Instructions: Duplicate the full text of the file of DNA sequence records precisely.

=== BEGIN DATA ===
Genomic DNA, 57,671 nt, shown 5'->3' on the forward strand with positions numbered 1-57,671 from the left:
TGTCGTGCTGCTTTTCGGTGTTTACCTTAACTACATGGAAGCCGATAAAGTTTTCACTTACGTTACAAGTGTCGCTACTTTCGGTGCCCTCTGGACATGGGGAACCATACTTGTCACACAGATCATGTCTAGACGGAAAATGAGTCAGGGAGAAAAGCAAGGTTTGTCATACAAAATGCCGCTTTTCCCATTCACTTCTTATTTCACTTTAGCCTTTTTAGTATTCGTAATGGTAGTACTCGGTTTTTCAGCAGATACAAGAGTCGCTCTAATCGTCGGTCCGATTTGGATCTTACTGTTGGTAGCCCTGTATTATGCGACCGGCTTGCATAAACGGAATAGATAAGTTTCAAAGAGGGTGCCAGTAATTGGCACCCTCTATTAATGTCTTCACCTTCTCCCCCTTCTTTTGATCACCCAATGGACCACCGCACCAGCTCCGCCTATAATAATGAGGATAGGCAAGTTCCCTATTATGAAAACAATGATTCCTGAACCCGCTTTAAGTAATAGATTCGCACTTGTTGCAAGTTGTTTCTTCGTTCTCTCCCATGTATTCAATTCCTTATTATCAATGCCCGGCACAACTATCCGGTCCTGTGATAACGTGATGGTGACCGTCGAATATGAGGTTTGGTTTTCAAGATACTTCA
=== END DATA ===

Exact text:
Genomic DNA, 57,671 nt, shown 5'->3' on the forward strand with positions numbered 1-57,671 from the left:
TGTCGTGCTGCTTTTCGGTGTTTACCTTAACTACATGGAAGCCGATAAAGTTTTCACTTACGTTACAAGTGTCGCTACTTTCGGTGCCCTCTGGACATGGGGAACCATACTTGTCACACAGATCATGTCTAGACGGAAAATGAGTCAGGGAGAAAAGCAAGGTTTGTCATACAAAATGCCGCTTTTCCCATTCACTTCTTATTTCACTTTAGCCTTTTTAGTATTCGTAATGGTAGTACTCGGTTTTTCAGCAGATACAAGAGTCGCTCTAATCGTCGGTCCGATTTGGATCTTACTGTTGGTAGCCCTGTATTATGCGACCGGCTTGCATAAACGGAATAGATAAGTTTCAAAGAGGGTGCCAGTAATTGGCACCCTCTATTAATGTCTTCACCTTCTCCCCCTTCTTTTGATCACCCAATGGACCACCGCACCAGCTCCGCCTATAATAATGAGGATAGGCAAGTTCCCTATTATGAAAACAATGATTCCTGAACCCGCTTTAAGTAATAGATTCGCACTTGTTGCAAGTTGTTTCTTCGTTCTCTCCCATGTATTCAATTCCTTATTATCAATGCCCGGCACAACTATCCGGTCCTGTGATAACGTGATGGTGACCGTCGAATATGAGGTTTGGTTTTCAAGATACTTCA